German MPs grill ex-Wirecard boss over massive fraud

Markus Braun, the former chief executive of disgraced payments giant Wirecard, faced a public grilling by German lawmakers Thursday over the massive accounting fraud that brought down his firm.



a man wearing a suit and tie: Markus Braun, the former chief executive of collapsed payments provider Wirecard, will face German lawmakers on Thursday


© Christof STACHE
Markus Braun, the former chief executive of collapsed payments provider Wirecard, will face German lawmakers on Thursday

Wirecard collapsed in June after it was forced to admit 1.9 billion euros ($2.2 billion) missing from its accounts did not exist, and MPs have opened a full parliamentary inquiry into possible regulatory failings that allowed the cheating to go unnoticed for years.

Austria-born Braun began his testimony at the Bundestag lower house of parliament, which was also open to the media, at 1:30 pm (1230 GMT).

He had travelled to Berlin from the Bavarian city of Augsburg, where he is in pre-trial detention on suspicion of organised commercial fraud and market manipulation.

Absent from the proceedings was fellow prime suspect

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EU Watchdog Slams Germany for Lapses in Wirecard Fraud | Investing News

By Huw Jones and John O’Donnell

LONDON/FRANKFURT (Reuters) – Germany failed to do enough to avert the Wirecard fraud, the European Union’s markets watchdog said on Tuesday as it delivered a highly critical verdict on the country’s handling of its biggest post-war corporate scam.

Wirecard’s former Chief Executive Markus Braun and other executives have been held on suspicion of running a criminal racket that defrauded creditors of 3.2 billion euros ($3.73 billion).

Those accused, including Braun, deny any wrongdoing.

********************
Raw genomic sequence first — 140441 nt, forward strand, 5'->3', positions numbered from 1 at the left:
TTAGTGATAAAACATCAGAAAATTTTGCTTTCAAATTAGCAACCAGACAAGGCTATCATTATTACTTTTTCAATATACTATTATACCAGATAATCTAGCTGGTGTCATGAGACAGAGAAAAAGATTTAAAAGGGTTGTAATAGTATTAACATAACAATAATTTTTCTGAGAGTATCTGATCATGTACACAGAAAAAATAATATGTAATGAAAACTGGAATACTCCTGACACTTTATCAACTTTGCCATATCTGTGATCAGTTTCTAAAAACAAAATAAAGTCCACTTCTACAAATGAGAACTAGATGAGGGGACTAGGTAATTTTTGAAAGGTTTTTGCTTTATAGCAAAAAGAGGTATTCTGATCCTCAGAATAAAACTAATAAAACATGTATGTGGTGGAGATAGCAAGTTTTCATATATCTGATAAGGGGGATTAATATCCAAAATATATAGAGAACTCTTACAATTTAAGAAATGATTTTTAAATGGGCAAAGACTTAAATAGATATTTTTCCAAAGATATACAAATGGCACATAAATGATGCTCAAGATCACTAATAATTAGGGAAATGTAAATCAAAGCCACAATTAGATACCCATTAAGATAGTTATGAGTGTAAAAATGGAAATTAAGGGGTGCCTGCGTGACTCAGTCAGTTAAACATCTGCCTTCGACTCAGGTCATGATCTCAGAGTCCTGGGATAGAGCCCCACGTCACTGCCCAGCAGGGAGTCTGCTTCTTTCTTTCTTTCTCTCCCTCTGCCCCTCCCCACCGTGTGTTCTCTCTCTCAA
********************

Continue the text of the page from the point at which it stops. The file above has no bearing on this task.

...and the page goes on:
The European Securities and Markets Authority (ESMA) began a fast-track review in July into how Germany’s markets regulator BaFin and the country’s accounting watchdog the Financial Reporting Enforcement Panel (FREP) enforced EU transparency rules governing company information for markets and investors.

ESMA said in a rare 190-page rebuke of another regulator that it found a number of deficiencies, inefficiencies and legal and procedural impediments relating to BaFin’s independence from issuers and

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Luckin Coffee asked to reverse boardroom changes after co-founder’s ouster, as China prepares to wield big stick for accounting fraud

Luckin Coffee, the coffee chain dubbed as China’s Starbucks, has been asked by some shareholders to reverse some of its boardroom changes in July following the ouster of its co-founder and chairman, as Chinese regulators prepare to clamp down on accounting fraud.

Hong Kong-based Centurium Capital is seeking to reinstate Sean Shao as a director and remove Jie Yang and Ying Zhen as independent directors, the company said in US exchange filings on Monday. These would undo the changes that took place at a shareholders’ meeting on July 5.

The two independent directors, however, have resigned from the board with immediate effect, Luckin said in a separate filing. The duo were both reported by local Chinese media to be the nominees Haode Investment, the family trust of co-founder Charles Lu Zhengyao. Lu was separately removed as chairman at a board meeting on July 12.

Luckin has called for an

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China says to penalise Luckin Coffee for accounting fraud

BEIJING (Reuters) – Chinese regulators said they would penalise Luckin Coffee after confirming accounting fraud that has already forced the company to delist from the U.S. Nasdaq exchange.

The Ministry of Finance, which began an investigation into Luckin Coffee (China) and Luckin Coffee (Beijing) in early May, found Luckin booked 2.25 billion yuan ($322.60 million) of sales through fake coupons from April 2019 to the end of last year, it said in a statement on its website on Friday.

It also found Luckin inflated sales by 2.12 billion yuan during the period, while costs were inflated by 1.2 billion yuan and profits by 908 million yuan.

The ministry said that it would now impose administrative penalties on Luckin, without giving further details.

The State Administration for Market Regulation said in a separate statement, again without giving details, that it too would take action against the two domestic entities of Luckin

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